in wildlife trade - whether it’s ivory
bracelets or pet monkeys - and do
your bit for your country by keeping
your eyes and ears open and
reporting any suspicious activity.
Given the clash between the official
date and our own Martyr’s Day, World
Wildlife Day celebrations in Malawi
are now planned for 18th March.
We look forward to seeing the next
moves and the results in this fight
against wildlife crime. The world is
certainly watching.
For more information go to www. If you suspect
wildlife crime please call the hotline
01 759 833 or 088 44 888 999.
Rewards on offer for any information
leading to a conviction.

Minister of tourism and culture Kondwani Nankhumwa responds to a petition asking the Government to ‘say no to ivory’, .

change the attitudes of the end
consumer. An IFAW survey found
that 70% of the Chinese population
falsely believe that an elephant’s
ivory tusks ‘fell out’ and caused
no harm. PR campaigns featuring
famous Chinese celebrities such
as NBA basketballer Yao Ming
are having some impact with the
younger population, but overall it
appears that in the face of scarcity
and the corresponding escalating
price tag (currently triple that
of 2010) the markets are simply
hungry for more. Ivory has long
been a tradition for the Chinese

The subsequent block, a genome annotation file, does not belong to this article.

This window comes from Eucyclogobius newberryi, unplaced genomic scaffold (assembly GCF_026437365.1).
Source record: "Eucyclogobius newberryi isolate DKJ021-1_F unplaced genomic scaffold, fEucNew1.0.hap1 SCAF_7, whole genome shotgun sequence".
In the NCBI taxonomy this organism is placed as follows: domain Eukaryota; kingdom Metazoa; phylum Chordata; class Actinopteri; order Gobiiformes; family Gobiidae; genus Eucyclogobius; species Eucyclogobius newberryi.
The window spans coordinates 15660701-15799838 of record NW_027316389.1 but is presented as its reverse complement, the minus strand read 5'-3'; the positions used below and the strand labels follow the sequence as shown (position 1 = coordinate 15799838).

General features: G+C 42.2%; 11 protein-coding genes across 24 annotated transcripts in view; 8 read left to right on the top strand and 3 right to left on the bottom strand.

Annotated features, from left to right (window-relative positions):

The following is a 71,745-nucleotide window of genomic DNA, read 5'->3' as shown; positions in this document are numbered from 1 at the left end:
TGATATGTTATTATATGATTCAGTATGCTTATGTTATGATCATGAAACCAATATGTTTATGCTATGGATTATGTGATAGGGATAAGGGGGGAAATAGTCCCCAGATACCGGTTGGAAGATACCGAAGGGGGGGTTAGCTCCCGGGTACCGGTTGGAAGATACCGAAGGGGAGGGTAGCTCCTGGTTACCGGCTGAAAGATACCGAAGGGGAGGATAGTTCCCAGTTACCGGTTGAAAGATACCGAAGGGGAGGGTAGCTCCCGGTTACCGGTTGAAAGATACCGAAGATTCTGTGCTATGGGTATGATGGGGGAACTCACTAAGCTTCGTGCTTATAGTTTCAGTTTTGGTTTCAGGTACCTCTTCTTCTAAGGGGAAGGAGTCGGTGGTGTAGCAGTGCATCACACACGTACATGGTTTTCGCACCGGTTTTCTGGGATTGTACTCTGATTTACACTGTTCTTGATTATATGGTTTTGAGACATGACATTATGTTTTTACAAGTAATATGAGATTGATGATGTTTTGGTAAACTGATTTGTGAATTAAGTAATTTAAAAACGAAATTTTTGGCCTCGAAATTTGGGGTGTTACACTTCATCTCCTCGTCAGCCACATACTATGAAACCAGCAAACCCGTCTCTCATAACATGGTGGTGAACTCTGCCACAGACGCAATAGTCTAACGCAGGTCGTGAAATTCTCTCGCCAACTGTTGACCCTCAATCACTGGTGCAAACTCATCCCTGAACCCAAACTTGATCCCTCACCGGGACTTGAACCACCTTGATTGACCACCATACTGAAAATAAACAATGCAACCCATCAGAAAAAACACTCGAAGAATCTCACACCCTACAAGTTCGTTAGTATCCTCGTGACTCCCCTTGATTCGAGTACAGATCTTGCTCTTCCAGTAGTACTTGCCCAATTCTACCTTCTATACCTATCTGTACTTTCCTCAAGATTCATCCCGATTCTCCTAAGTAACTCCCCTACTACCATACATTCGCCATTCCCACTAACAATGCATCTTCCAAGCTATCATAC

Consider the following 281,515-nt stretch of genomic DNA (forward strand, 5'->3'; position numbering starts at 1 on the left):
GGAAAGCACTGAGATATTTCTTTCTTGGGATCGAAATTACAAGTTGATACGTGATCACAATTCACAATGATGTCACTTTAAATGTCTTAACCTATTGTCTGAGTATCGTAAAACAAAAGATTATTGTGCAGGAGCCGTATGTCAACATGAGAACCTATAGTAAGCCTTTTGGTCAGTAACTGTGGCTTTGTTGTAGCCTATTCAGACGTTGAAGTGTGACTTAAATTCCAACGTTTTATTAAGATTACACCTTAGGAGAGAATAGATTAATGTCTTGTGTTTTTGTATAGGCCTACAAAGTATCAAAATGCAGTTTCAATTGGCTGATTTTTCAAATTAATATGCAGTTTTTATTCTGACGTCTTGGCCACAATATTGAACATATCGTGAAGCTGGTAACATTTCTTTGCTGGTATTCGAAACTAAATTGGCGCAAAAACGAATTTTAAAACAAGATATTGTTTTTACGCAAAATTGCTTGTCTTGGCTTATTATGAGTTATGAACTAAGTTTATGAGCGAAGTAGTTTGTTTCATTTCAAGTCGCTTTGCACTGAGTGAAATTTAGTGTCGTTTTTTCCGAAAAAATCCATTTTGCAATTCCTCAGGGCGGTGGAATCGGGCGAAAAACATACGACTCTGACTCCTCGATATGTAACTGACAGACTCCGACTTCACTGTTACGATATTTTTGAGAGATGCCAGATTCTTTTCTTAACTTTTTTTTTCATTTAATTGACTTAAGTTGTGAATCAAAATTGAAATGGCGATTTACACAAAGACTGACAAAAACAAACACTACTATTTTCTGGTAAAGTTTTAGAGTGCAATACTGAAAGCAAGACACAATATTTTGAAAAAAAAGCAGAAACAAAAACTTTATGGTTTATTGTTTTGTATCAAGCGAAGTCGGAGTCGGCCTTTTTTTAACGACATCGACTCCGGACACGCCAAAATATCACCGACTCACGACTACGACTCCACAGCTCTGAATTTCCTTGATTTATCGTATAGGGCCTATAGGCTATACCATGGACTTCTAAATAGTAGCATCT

and there is a legal market which
should be closely controlled by the
government however this does not
seem to be the case. A 2013 report
by ‘Save the Elephants’ concluded
that close to 80% of shops selling
ivory were illegal. But that’s not a
challenge for Malawi at this stage
- we have enough on our hands
stopping the exploitation of our
trade networks and protecting our
own elephant populations.
Moving forward
So what is Malawi doing to
protect itself?
Reflecting back
to World Wildlife Day last March,
Malawi launched its biggest ever

wildlife campaign called ‘Stop
Wildlife Crime. Protect Malawi’s
Wildlife’ - a joint initiative between
the Government’s Department of
National Parks and Wildlife and local
charity Lilongwe Wildlife Trust. The
campaign aimed to raise awareness
about the consequences awaiting
those who turn to wildlife crime
and inspire the general public to
take pride in their natural heritage.
Malawians would struggle to miss it
considering the sustained press, TV
and radio coverage it has received.
have been on the receiving end of
much of the work, with Kamuzu
their overwhelming support in
the crackdown by displaying
billboards, banners, posters and
leaflets and training employees on
the identification of ivory. Thanks
to an injection of funding from the
UK’s Foreign and Commonwealth
Office the campaign has been
extended into 2015 with activity
including a wildlife film, radio
plays and prioritised sensitisation
of communities living around
protected areas as well as authorities
at border posts and checkpoints.
The campaign also aimed to push
wildlife conservation issues onto
the agenda of decision makers, in

Major poaching and trafficking hotspots (Source: C4ADS Database – Ivory’s Curse, Elephant range
data from AfESG’s AED).

particular encouraging a crackdown
on the ivory trade. In October 2014